It is possible to deduce from equation 1.3 what conditions are required to promote wetting or non-wetting depending on the application and the intention. Low surface tension liquids clearly will wet more effectively, and particularly if they are on high energy solid surfaces, aided by a strong interaction between the liquid and the solid to lower that interfacial energy. Conversely, low surface energy solids (such as polytetrafluoroethylene, ‘ptfe’ or ‘Teflon’) will be difficult to wet, and high surface tension liquids, such as mercury, do not wet most surfaces, and in particular not ceramics.
Given that we found an equivalence between surface energy and surface tension above, there is an alternative approach to the solution of this problem based on the surface tensions which are operating.
In any given surface (at equilibrium), the surface tension acting on one side of an arbitrary line drawn on that surface must be exactly balanced by the identical tension on the other side. But if a drop of liquid is placed on a surface a line is established that disrupts that balance. The contact line or three-phase line (the ‘TPL’) is the boundary line along which solid, liquid and vapour meet simultaneously. Consider, for example, the view from the solid: the solid-vapour interface no longer exists on one side of that line, and it is replaced there by a solid-liquid interface whose interfacial tension is in general different from that of the solid-vapour interface. Across that contact line is therefore an imbalance. Equally, from the point of view of the liquid, part of the liquid-vapour interface has been replaced by that of the solid-liquid. There is again an imbalance of tensions across the contact line, but this time generally at some arbitrary angle. Because of these unbalanced forces acting on the line, the line must move, and it will move until the resultant of all three forces, F=, is precisely zero in the plane of the solid surface at the contact line. This force-vector approach (Fig. 1.8) leads to the following straightforward equation being written down directly:
It should be clear from this that contact angle is not, in fact, just a property of the liquid itself at all, but a geometrical consequence of the particular values that the three interfacial energies have for a given system (and these, of course, vary with temperature). In other words, it is not a physical constant but a behaviour dependent on all local circumstances that influence any element of the system. Again, it is a property of the combination of the particular solid, liquid and gas phases – composition, constitution and structure, as appropriate.
In Fig. 1.8 it might be noticed that there is an additional force component, normal to the surface, of (γ1v.sin θ, that is left apparently unbalanced. To see why the complementary downward force does not appear in equation 1.4, consider the situation of a drop of a liquid A floating on immiscible liquid B (Fig. 1.9). Here there are again three interfaces to consider, but the force balance is complete because of the deformation of the surface of liquid B. Liquid A has two spherical section surfaces of different radii of curvature. In other words, in Fig. 1.8, the solid surface cannot deform (measurably), so the downward balancing force of –γlv.sin θ has no bearing on the calculation: the three-phase line can only slide in the plane of the solid surface. The normal forces still exist, but are accounted for by equilibrium elastic deformation of the solid (but which is usually far too small to be of any importance).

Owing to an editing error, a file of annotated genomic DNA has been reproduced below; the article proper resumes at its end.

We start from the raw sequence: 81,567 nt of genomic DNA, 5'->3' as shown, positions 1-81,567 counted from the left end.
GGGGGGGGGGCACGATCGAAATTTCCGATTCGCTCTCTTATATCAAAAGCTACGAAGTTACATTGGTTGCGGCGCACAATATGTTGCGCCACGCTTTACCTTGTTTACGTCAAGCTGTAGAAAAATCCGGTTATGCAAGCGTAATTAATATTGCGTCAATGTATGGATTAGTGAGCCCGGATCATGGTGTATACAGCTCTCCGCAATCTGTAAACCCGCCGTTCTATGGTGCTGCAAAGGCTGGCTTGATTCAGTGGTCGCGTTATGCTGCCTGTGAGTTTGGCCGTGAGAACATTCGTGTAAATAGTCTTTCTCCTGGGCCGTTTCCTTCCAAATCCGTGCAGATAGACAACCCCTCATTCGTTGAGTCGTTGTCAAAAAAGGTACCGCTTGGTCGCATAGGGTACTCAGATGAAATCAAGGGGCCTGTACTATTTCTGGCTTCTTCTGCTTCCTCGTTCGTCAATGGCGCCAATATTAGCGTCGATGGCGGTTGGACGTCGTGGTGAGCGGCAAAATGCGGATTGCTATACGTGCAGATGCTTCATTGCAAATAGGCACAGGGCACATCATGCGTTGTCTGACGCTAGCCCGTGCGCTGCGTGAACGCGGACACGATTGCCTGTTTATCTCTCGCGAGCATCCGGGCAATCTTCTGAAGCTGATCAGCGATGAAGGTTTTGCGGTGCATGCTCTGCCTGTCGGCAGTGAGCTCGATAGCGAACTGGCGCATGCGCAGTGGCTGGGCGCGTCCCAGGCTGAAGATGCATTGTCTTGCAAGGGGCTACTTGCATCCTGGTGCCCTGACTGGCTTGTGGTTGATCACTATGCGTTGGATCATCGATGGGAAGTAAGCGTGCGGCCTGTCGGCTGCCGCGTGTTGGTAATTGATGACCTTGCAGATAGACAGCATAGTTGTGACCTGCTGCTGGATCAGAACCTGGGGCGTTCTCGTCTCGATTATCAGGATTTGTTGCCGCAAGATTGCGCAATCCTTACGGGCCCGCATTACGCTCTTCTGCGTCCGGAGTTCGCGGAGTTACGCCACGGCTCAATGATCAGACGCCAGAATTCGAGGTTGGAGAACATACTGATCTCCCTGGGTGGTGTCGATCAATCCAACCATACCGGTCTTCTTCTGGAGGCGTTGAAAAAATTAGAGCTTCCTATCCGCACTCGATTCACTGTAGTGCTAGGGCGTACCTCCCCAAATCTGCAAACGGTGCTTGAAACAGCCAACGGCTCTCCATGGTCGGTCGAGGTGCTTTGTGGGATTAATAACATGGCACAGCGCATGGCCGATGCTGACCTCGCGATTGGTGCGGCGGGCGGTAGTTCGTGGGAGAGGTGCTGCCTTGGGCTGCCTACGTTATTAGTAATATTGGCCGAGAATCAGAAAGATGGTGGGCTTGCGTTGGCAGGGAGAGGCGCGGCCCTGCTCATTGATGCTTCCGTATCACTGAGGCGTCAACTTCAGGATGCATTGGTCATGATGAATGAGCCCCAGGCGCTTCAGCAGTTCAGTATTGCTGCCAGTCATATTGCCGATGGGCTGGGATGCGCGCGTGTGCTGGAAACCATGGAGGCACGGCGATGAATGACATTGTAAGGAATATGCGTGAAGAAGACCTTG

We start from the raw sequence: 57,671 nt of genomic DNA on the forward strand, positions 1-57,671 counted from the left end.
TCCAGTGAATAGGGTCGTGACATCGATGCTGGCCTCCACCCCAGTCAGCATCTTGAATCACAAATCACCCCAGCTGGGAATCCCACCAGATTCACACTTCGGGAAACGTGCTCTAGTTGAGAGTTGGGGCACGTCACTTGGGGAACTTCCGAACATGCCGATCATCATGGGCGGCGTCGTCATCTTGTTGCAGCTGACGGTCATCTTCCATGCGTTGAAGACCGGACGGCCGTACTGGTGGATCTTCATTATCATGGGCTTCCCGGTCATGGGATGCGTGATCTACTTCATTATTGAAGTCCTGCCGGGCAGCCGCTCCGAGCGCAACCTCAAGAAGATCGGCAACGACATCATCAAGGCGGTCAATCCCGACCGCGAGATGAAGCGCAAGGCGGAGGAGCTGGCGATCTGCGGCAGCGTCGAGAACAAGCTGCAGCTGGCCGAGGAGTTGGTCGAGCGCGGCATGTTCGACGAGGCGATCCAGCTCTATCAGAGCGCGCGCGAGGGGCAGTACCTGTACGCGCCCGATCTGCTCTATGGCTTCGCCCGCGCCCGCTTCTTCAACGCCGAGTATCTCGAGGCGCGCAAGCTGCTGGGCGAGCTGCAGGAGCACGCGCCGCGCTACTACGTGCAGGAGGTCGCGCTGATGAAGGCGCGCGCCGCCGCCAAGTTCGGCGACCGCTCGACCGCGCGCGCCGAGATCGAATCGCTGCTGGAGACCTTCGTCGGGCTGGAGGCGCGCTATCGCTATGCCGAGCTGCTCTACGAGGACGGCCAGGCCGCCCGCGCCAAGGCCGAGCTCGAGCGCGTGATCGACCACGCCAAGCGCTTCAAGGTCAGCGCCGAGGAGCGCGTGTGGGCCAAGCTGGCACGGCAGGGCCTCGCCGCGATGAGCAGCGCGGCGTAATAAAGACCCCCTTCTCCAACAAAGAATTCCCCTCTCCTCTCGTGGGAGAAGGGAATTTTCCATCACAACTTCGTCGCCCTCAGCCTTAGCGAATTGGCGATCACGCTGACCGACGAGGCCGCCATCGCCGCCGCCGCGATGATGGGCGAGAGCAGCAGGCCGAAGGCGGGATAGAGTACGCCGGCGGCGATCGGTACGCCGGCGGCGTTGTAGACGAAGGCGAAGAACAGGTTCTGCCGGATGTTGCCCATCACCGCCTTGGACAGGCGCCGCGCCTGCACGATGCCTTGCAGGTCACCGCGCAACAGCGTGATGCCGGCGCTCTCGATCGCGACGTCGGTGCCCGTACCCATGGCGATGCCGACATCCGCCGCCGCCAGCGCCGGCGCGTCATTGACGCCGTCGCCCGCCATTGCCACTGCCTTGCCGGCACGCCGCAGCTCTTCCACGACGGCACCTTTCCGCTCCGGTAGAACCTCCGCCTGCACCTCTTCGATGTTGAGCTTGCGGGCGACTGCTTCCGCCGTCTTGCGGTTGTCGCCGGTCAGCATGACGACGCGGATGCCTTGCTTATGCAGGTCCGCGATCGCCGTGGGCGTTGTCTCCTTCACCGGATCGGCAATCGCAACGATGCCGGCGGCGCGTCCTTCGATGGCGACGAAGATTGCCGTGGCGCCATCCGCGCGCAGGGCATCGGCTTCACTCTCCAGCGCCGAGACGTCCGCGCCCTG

Consideration of equation 1.4 will show that there are circumstances when no real value of θ can cause the sum to be zero. Thus, if
then F= is negative (limiting cos θ = + 1), which means a net tension pulling the contact line over the unwetted solid surface. This corresponds to perfect wetting and is accompanied by spontaneous spreading, the limit presumably being a monomolecular film.
On the other hand, if
then F= is positive (limiting cos θ = − 1), and the contact line would be driven to retreat across any already wetted surface until the contact area, the solid-liquid interface, vanishes.
These conclusions can also be seen in the equivalentequation 1.3 where quite clearly it is very easily possible to construct ratios whose values lie outside of the range [- 1,+1]. This is not an indication of the failure of the theory, but rather an illustration of the fact that the intermediate condition of partial wetting, – 1 ≤ cos θ ≤ + 1, is a rather special occurrence (Fig. 1.10). This observation reinforces the remark above that contact angle is not in any way a property of the liquid but a characteristic of the system as a whole.
There are considerable difficulties with measuring individual solid interfacial tensions, and it is certainly easier to measure contact angles. But, in the region of perhaps most interest, θ approaching 0°, the determination of angles is difficult and an indirect approach is sometimes of value. For a given substrate, θ is measured for a series of homologous liquids (the aliphatic alcohols for example, or the paraffins themselves). The surface tensions of the liquids are independently measurable by other means (Fig. 1.5), and cos θ is then plotted against γlv (Fig. 1.11). This is known as a Zisman plot. The plotted points tend to fall on a straight line and an extrapolation can be made to estimate the critical surface tension, the value above which full wetting will not occur, and below which spontaneous spreading will be observed – for that substrate. Necessarily, this approach has to be used with caution because the result only applies to a similar liquid, one whose chemical interaction with the substrate is similar to that of the others of the test series.